Enterprise Social Media (ESM) is defined as web-based platforms that allow workers to (1) communicate messages with specific coworkers or broadcast messages to everyone in the organization; (2) explicitly indicate or implicitly reveal particular coworkers as communication partners; (3) post, edit, and sort text and files linked to themselves or others; and (4) view the messages, connections, text, and files communicated, posted, edited and sorted by anyone else in the organization at any time of their choosing. Research has shown that the use of ESM improves employees’ work performance via enhanced internal communications, knowledge sharing, and collaboration. Nevertheless, many ESM initiatives fail in their first six months because few employees actively engage in ESM activities such as consuming and sharing content. This study examines employees’ motives to use ESM and the influence of their experience with public social media (e.g., Facebook) on these motives.

Adopting the uses and gratifications theory, the authors proposed three motives that drive employee ESM use. First, employees may gain gratifications from seeking and sharing information and documenting their daily activities on ESM. Second, employees may derive gratification from the entertainment value embedded in the internal enterprise communities. Third, the motive to engage in social interactions with other members of the organization may influence the usage of ESM. Additionally, the authors hypothesized that those who frequently use public social media will be less motivated to use ESM because the abovementioned motives can be equally or even better fulfilled through using public social media. To test the hypotheses, this study surveyed 157 employees who use ESM. The findings revealed that the motives of information sharing, entertainment, and social interaction are positively associated with employee ESM use. The motives of information-seeking and documenting are not related to ESM use. Furthermore, public social media use only diminishes the relationship between information seeking and ESM use, which implies that employees may be concerned with the negative relational consequences (e.g., receiving negative evaluations and opinions) resulted from posting questions on ESM.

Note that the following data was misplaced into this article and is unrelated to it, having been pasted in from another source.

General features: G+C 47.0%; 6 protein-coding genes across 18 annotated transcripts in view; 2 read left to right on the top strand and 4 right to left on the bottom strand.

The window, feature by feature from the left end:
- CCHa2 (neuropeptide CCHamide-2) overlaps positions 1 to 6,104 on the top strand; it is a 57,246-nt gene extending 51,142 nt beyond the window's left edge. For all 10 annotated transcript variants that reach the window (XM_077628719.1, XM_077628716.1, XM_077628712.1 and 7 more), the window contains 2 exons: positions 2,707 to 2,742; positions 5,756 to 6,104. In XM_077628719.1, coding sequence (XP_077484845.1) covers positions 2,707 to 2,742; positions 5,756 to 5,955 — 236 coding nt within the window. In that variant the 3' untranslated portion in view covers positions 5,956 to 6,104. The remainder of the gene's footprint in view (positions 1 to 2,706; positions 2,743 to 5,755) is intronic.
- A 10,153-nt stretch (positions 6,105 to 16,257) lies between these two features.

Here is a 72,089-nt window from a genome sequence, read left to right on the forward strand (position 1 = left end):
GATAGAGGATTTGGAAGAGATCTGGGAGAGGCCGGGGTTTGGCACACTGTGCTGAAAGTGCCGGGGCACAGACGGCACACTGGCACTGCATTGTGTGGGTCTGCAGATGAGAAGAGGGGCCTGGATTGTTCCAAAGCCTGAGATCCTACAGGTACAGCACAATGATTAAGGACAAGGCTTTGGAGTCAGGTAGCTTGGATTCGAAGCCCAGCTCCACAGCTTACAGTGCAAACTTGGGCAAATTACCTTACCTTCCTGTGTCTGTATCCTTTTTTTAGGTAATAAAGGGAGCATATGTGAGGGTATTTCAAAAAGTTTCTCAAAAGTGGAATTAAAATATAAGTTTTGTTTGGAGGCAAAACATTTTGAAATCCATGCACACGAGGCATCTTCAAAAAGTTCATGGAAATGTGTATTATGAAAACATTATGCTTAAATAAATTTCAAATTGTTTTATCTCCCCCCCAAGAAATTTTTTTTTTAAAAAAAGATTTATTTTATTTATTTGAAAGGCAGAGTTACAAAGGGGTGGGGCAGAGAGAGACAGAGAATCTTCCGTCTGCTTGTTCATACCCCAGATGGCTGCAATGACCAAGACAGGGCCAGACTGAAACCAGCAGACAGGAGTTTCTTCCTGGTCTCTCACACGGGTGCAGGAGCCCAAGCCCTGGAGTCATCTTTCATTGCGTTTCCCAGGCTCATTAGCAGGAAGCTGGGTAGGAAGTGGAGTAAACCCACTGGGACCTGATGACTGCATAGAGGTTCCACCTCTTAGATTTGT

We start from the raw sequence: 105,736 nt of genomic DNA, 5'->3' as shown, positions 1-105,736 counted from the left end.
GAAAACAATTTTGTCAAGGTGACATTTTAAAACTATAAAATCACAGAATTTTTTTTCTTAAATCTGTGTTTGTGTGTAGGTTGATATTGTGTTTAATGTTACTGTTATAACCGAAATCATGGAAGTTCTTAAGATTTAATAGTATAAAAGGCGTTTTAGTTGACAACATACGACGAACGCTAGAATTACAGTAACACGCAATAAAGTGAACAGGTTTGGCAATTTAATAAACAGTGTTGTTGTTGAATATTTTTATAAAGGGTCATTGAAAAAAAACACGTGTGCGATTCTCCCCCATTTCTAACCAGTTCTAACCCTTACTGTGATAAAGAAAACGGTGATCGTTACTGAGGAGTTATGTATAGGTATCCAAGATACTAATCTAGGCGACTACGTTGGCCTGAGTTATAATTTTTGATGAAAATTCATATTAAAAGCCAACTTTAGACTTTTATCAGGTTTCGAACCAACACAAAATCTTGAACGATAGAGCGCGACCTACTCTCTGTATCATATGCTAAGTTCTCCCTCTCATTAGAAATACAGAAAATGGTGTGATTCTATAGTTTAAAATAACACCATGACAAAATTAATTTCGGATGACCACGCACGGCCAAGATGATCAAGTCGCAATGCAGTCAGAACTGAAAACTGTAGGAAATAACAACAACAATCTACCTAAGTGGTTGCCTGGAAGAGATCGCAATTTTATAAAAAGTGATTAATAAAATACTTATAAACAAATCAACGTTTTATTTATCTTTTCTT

Implications for practice
Organizations should (1) focus on different needs of employees to motivate them to use ESM, (2) adopt ESM platforms that enable employees to publish content, connect with other organizational members, and enjoy the process of using ESM, (3) highlight the entertainment aspect of the ESM content, and (4) provide clear guidelines, policies, and training on ESM use to avoid potential concerns and risks.

Location of Article
This article is available online here. (abstract free, purchase full article)

Liu, Y., & Bakici, T. (2019). Enterprise social media usage: The motives and the moderating role of public social media experience. Computers in Human Behavior, 101, 163-172.

Dr. Yi Liu, Ph.D. is an associate professor at the Rennes School of Business in Rennes, France. Dr. Liu’s research interests include information technology management, data management, and the implementation of business information systems.

Dr. Tuba Bakici, Ph.D., is an assistant professor at the Rennes School of Business in Rennes, France. Dr. Bakici’s research interests include information technology management, designing user experience and web analytics, and E-logistics and information systems. 

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Heidy Modarelli handles Growth & Marketing for IPR. She has previously written for Entrepreneur, TechCrunch, The Next Web, and VentureBeat.
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